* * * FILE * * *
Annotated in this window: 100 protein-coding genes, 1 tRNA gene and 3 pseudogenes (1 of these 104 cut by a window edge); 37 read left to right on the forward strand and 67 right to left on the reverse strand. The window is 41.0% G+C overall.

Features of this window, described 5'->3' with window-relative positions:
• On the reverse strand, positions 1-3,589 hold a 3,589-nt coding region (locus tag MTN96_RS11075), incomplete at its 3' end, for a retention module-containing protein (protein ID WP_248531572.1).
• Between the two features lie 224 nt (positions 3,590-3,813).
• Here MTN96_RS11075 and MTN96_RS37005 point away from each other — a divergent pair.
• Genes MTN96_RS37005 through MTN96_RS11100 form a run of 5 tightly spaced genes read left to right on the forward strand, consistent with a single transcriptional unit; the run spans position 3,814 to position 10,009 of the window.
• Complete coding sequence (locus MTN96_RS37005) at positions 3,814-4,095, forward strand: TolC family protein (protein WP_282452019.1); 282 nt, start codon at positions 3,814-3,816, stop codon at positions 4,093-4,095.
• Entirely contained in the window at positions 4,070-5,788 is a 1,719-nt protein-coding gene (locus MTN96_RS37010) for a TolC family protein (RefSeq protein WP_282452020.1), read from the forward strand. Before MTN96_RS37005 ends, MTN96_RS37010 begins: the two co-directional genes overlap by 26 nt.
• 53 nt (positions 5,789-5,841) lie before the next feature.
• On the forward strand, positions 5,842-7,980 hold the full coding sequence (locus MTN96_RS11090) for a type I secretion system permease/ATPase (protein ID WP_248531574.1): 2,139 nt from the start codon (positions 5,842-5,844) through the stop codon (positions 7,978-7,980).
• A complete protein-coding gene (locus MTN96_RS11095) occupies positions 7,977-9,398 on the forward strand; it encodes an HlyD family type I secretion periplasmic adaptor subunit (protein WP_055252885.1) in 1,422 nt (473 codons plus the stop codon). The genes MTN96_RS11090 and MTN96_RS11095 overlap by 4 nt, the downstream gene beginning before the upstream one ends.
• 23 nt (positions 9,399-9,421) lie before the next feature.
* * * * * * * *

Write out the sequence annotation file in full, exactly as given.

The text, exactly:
Annotated in this window: 100 protein-coding genes, 1 tRNA gene and 3 pseudogenes (1 of these 104 cut by a window edge); 37 read left to right on the forward strand and 67 right to left on the reverse strand. The window is 41.0% G+C overall.

Features of this window, described 5'->3' with window-relative positions:
• On the reverse strand, positions 1-3,589 hold a 3,589-nt coding region (locus tag MTN96_RS11075), incomplete at its 3' end, for a retention module-containing protein (protein ID WP_248531572.1).
• Between the two features lie 224 nt (positions 3,590-3,813).
• Here MTN96_RS11075 and MTN96_RS37005 point away from each other — a divergent pair.
• Genes MTN96_RS37005 through MTN96_RS11100 form a run of 5 tightly spaced genes read left to right on the forward strand, consistent with a single transcriptional unit; the run spans position 3,814 to position 10,009 of the window.
• Complete coding sequence (locus MTN96_RS37005) at positions 3,814-4,095, forward strand: TolC family protein (protein WP_282452019.1); 282 nt, start codon at positions 3,814-3,816, stop codon at positions 4,093-4,095.
• Entirely contained in the window at positions 4,070-5,788 is a 1,719-nt protein-coding gene (locus MTN96_RS37010) for a TolC family protein (RefSeq protein WP_282452020.1), read from the forward strand. Before MTN96_RS37005 ends, MTN96_RS37010 begins: the two co-directional genes overlap by 26 nt.
• 53 nt (positions 5,789-5,841) lie before the next feature.
• On the forward strand, positions 5,842-7,980 hold the full coding sequence (locus MTN96_RS11090) for a type I secretion system permease/ATPase (protein ID WP_248531574.1): 2,139 nt from the start codon (positions 5,842-5,844) through the stop codon (positions 7,978-7,980).
• A complete protein-coding gene (locus MTN96_RS11095) occupies positions 7,977-9,398 on the forward strand; it encodes an HlyD family type I secretion periplasmic adaptor subunit (protein WP_055252885.1) in 1,422 nt (473 codons plus the stop codon). The genes MTN96_RS11090 and MTN96_RS11095 overlap by 4 nt, the downstream gene beginning before the upstream one ends.
• 23 nt (positions 9,399-9,421) lie before the next feature.